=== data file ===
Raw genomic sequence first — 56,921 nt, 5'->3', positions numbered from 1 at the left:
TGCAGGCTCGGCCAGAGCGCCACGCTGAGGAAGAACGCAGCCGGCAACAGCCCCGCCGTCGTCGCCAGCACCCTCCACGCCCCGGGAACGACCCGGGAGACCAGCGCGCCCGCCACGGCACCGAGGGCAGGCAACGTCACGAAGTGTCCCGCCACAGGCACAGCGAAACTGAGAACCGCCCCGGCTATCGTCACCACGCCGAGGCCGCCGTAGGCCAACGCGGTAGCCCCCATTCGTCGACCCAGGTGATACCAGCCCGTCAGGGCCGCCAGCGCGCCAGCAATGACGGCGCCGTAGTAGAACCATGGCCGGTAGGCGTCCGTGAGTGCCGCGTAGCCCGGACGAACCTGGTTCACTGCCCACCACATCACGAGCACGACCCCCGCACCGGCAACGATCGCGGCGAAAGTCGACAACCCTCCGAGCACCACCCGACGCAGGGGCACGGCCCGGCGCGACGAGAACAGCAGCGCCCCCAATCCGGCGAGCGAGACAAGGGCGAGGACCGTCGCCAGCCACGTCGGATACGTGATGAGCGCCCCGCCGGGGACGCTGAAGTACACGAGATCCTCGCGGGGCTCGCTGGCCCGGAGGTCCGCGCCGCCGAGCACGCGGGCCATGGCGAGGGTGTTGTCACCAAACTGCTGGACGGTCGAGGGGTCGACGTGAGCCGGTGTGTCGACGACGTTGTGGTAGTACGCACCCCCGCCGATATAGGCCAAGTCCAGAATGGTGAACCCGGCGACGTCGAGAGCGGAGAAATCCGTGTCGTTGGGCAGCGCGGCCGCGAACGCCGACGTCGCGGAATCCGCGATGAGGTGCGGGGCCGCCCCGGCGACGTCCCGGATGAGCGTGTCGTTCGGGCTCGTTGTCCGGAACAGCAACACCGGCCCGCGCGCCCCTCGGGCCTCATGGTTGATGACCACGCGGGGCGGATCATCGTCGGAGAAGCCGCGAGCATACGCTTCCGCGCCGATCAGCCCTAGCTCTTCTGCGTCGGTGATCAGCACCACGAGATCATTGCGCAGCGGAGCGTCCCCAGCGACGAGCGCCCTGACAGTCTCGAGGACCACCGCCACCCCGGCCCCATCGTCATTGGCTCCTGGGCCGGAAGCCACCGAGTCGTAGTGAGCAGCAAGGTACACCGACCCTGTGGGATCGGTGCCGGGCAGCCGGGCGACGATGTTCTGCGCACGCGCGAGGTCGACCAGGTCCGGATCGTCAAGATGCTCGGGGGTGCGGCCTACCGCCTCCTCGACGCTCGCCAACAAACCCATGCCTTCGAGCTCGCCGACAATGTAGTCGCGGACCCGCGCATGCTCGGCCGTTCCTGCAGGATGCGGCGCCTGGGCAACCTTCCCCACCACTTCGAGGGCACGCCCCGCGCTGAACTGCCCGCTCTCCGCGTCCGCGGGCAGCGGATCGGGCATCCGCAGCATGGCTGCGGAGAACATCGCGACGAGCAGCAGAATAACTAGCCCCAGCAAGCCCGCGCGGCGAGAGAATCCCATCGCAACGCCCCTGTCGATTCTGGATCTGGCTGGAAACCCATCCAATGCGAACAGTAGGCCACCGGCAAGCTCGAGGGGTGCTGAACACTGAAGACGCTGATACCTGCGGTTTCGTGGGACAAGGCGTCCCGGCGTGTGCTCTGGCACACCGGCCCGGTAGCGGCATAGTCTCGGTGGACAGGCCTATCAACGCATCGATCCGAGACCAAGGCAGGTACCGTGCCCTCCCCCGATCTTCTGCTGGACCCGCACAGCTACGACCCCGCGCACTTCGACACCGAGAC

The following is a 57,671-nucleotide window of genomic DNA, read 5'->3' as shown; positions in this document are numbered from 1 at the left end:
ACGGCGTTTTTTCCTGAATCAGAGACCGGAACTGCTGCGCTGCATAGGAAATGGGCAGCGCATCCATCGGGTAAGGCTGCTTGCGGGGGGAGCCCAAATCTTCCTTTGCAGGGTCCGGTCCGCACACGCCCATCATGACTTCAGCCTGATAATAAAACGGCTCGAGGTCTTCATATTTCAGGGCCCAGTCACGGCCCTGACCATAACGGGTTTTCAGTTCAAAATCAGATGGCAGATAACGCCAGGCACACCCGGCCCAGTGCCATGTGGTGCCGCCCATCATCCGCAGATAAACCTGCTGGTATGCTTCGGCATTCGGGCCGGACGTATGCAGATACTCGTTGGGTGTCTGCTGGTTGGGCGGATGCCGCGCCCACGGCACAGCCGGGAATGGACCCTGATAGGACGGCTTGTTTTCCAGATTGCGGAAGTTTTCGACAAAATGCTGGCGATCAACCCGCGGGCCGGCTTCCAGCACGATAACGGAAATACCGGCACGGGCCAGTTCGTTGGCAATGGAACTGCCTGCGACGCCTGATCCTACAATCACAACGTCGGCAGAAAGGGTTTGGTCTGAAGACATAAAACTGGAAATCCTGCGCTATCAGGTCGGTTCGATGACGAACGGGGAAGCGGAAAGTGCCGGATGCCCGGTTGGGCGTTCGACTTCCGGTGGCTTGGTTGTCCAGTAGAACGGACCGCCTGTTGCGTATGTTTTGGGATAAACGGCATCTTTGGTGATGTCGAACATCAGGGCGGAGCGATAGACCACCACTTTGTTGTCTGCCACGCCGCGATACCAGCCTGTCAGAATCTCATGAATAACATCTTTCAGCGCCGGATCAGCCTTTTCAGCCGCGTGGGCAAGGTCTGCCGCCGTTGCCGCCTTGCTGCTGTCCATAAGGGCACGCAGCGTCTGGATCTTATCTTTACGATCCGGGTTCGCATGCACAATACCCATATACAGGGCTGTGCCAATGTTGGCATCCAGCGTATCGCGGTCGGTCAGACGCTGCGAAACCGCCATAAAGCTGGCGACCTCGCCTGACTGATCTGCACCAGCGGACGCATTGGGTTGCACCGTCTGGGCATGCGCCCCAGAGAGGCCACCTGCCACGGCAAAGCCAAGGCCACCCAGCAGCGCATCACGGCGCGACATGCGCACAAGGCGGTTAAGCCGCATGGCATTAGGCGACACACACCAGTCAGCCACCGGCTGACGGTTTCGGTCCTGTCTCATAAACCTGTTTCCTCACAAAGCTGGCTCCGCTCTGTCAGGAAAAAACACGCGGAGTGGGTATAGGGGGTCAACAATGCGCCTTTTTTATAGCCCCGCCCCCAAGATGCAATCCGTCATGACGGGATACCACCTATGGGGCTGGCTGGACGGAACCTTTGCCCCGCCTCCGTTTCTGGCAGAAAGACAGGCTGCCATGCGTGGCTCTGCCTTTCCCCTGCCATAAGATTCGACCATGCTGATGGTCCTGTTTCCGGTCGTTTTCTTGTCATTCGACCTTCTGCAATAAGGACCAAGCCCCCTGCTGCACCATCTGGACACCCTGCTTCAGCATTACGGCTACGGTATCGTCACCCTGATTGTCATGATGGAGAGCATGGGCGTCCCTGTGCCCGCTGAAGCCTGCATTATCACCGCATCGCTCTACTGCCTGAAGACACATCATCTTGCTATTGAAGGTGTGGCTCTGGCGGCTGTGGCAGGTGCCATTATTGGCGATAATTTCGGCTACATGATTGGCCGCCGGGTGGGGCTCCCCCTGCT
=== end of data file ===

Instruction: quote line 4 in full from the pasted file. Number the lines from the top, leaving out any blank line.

ACGGCGTTTTTTCCTGAATCAGAGACCGGAACTGCTGCGCTGCATAGGAAATGGGCAGCGCATCCATCGGGTAAGGCTGCTTGCGGGGGGAGCCCAAATCTTCCTTTGCAGGGTCCGGTCCGCACACGCCCATCATGACTTCAGCCTGATAATAAAACGGCTCGAGGTCTTCATATTTCAGGGCCCAGTCACGGCCCTGACCATAACGGGTTTTCAGTTCAAAATCAGATGGCAGATAACGCCAGGCACACCCGGCCCAGTGCCATGTGGTGCCGCCCATCATCCGCAGATAAACCTGCTGGTATGCTTCGGCATTCGGGCCGGACGTATGCAGATACTCGTTGGGTGTCTGCTGGTTGGGCGGATGCCGCGCCCACGGCACAGCCGGGAATGGACCCTGATAGGACGGCTTGTTTTCCAGATTGCGGAAGTTTTCGACAAAATGCTGGCGATCAACCCGCGGGCCGGCTTCCAGCACGATAACGGAAATACCGGCACGGGCCAGTTCGTTGGCAATGGAACTGCCTGCGACGCCTGATCCTACAATCACAACGTCGGCAGAAAGGGTTTGGTCTGAAGACATAAAACTGGAAATCCTGCGCTATCAGGTCGGTTCGATGACGAACGGGGAAGCGGAAAGTGCCGGATGCCCGGTTGGGCGTTCGACTTCCGGTGGCTTGGTTGTCCAGTAGAACGGACCGCCTGTTGCGTATGTTTTGGGATAAACGGCATCTTTGGTGATGTCGAACATCAGGGCGGAGCGATAGACCACCACTTTGTTGTCTGCCACGCCGCGATACCAGCCTGTCAGAATCTCATGAATAACATCTTTCAGCGCCGGATCAGCCTTTTCAGCCGCGTGGGCAAGGTCTGCCGCCGTTGCCGCCTTGCTGCTGTCCATAAGGGCACGCAGCGTCTGGATCTTATCTTTACGATCCGGGTTCGCATGCACAATACCCATATACAGGGCTGTGCCAATGTTGGCATCCAGCGTATCGCGGTCGGTCAGACGCTGCGAAACCGCCATAAAGCTGGCGACCTCGCCTGACTGATCTGCACCAGCGGACGCATTGGGTTGCACCGTCTGGGCATGCGCCCCAGAGAGGCCACCTGCCACGGCAAAGCCAAGGCCACCCAGCAGCGCATCACGGCGCGACATGCGCACAAGGCGGTTAAGCCGCATGGCATTAGGCGACACACACCAGTCAGCCACCGGCTGACGGTTTCGGTCCTGTCTCATAAACCTGTTTCCTCACAAAGCTGGCTCCGCTCTGTCAGGAAAAAACACGCGGAGTGGGTATAGGGGGTCAACAATGCGCCTTTTTTATAGCCCCGCCCCCAAGATGCAATCCGTCATGACGGGATACCACCTATGGGGCTGGCTGGACGGAACCTTTGCCCCGCCTCCGTTTCTGGCAGAAAGACAGGCTGCCATGCGTGGCTCTGCCTTTCCCCTGCCATAAGATTCGACCATGCTGATGGTCCTGTTTCCGGTCGTTTTCTTGTCATTCGACCTTCTGCAATAAGGACCAAGCCCCCTGCTGCACCATCTGGACACCCTGCTTCAGCATTACGGCTACGGTATCGTCACCCTGATTGTCATGATGGAGAGCATGGGCGTCCCTGTGCCCGCTGAAGCCTGCATTATCACCGCATCGCTCTACTGCCTGAAGACACATCATCTTGCTATTGAAGGTGTGGCTCTGGCGGCTGTGGCAGGTGCCATTATTGGCGATAATTTCGGCTACATGATTGGCCGCCGGGTGGGGCTCCCCCTGCT